The idea first came about because I would play the weekend-golfer gambling version of this game with my friends. It’s a really fun game to play (especially when a few adult beverages have been consumed), so naturally I thought, hey…we should do this as a challenge on Big Break.
The first incarnation of Big Break’s version of Lone Wolf dates way back to late 2007 as we were coming up with new challenge ideas for Big Break Ka’anapali. The original idea was to play it exactly the way a game of Wolf would be played in a weekend round with your buddies (4 people, full holes of golf). It proved to be too much challenge to fit in a show and was scratched from the final show plan. So, we did what we traditionally do with unused challenges and sent it away to the Island of Misfit Challenges, in the wonderful world of Imaginationland.
Every time we begin pre-production on another Big Break, we take a trip to this mystical island and take a good look at those challenges formerly cast away. In every one of my subsequent seasons, this bear (or should I say wolf) of a challenge continued to resurface…only to be cast away time after time. Finally, nearly 5 years later, and numerous format/rules changes later, Lone Wolf was finally going to be saved from desertion once again. Here’s where things begin to go horribly wrong.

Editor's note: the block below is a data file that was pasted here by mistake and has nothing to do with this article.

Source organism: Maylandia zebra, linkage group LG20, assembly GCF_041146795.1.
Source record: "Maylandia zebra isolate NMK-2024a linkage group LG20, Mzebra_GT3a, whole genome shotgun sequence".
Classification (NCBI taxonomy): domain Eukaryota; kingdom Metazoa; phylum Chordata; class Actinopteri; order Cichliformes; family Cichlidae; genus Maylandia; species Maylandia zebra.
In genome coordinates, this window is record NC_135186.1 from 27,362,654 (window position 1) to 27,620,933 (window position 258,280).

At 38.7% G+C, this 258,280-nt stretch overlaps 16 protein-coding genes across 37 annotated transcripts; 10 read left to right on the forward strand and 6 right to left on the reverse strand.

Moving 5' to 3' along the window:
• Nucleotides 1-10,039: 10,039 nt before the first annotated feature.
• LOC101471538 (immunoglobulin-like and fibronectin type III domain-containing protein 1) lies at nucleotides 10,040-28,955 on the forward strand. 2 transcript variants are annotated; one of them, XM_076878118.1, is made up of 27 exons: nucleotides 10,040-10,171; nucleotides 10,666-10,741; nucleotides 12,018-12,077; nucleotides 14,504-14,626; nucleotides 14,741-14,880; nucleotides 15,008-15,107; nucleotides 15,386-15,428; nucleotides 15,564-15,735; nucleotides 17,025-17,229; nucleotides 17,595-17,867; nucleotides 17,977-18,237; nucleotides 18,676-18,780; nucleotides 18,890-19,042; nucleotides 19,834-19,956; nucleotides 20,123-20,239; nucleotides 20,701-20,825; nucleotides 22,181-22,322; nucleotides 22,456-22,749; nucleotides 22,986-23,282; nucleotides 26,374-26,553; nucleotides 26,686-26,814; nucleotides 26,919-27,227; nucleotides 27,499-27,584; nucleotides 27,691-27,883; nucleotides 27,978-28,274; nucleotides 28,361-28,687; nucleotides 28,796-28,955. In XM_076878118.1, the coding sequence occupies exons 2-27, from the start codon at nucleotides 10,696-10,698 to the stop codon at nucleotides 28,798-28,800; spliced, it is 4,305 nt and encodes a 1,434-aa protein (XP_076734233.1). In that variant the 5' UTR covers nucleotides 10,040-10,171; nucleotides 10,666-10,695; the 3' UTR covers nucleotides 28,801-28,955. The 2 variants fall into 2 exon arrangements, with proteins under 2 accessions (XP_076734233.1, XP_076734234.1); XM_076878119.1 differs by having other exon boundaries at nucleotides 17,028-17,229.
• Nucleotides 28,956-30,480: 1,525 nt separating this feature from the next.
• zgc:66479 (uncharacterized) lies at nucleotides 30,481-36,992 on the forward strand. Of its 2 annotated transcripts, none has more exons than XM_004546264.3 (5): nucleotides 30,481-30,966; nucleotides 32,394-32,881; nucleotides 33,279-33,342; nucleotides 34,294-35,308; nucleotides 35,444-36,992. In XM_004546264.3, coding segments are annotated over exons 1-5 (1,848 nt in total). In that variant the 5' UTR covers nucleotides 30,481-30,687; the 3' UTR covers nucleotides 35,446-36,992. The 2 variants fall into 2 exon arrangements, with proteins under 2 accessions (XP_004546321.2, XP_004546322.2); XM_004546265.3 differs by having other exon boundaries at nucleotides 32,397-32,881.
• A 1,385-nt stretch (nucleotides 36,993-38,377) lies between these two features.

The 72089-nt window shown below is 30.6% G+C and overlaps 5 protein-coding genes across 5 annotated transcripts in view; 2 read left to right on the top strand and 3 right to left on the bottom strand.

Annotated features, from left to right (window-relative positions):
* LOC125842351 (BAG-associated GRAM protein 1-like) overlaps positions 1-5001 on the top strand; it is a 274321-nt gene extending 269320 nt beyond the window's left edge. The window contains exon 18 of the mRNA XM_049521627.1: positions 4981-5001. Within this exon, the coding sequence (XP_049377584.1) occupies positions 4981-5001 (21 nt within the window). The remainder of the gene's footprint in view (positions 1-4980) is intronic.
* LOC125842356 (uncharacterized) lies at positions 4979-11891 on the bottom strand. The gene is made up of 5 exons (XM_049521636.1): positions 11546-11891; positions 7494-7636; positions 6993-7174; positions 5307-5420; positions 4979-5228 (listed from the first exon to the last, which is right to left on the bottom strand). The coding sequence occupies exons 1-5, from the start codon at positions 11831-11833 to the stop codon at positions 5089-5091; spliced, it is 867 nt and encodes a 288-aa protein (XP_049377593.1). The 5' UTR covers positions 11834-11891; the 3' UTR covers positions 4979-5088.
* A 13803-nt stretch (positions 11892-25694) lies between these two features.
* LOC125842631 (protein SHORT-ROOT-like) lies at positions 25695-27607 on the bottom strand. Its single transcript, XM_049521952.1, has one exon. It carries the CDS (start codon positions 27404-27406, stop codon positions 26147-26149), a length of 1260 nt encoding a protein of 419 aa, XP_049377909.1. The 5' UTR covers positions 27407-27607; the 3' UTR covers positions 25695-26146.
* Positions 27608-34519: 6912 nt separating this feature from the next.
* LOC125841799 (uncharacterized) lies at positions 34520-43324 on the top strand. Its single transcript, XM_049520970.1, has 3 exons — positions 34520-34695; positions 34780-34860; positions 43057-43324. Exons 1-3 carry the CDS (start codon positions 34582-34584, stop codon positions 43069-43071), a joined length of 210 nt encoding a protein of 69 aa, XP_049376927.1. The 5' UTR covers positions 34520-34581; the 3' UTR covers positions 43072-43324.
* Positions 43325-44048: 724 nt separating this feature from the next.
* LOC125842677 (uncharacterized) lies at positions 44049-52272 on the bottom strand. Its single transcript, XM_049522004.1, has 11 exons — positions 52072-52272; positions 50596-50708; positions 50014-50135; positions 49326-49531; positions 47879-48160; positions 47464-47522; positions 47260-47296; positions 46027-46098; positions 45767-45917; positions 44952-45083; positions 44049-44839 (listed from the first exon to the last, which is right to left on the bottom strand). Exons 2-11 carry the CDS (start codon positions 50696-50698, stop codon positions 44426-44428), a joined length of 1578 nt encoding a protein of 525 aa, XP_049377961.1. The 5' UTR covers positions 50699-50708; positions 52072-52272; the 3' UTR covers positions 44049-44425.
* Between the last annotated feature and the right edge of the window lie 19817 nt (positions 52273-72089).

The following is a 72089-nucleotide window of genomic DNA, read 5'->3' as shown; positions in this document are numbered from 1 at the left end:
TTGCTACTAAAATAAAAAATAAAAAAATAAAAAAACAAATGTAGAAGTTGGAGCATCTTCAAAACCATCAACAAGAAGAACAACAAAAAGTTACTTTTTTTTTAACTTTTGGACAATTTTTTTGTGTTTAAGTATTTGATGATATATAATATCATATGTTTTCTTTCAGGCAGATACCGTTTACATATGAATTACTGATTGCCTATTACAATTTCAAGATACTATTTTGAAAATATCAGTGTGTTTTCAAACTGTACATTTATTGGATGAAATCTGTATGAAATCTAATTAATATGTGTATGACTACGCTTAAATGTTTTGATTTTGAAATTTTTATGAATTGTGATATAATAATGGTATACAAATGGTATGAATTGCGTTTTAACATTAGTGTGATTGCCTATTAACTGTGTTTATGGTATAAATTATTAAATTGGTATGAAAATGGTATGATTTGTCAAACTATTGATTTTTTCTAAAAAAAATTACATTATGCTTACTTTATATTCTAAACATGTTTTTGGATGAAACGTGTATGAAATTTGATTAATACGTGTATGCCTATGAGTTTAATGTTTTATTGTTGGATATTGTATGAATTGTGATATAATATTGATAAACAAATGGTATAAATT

The first sign that this challenge would be, well…a challenge, was when we explained the rules to the girls. We all had assumed that anyone who’s ever played the game of golf on a regular basis knows the game of Wolf and our rules tweaks would be handled quite easily. Selanee was the only one who had ever played the game before and much confusion would ensue. Well, you know how the ol’ saying goes. When you assume…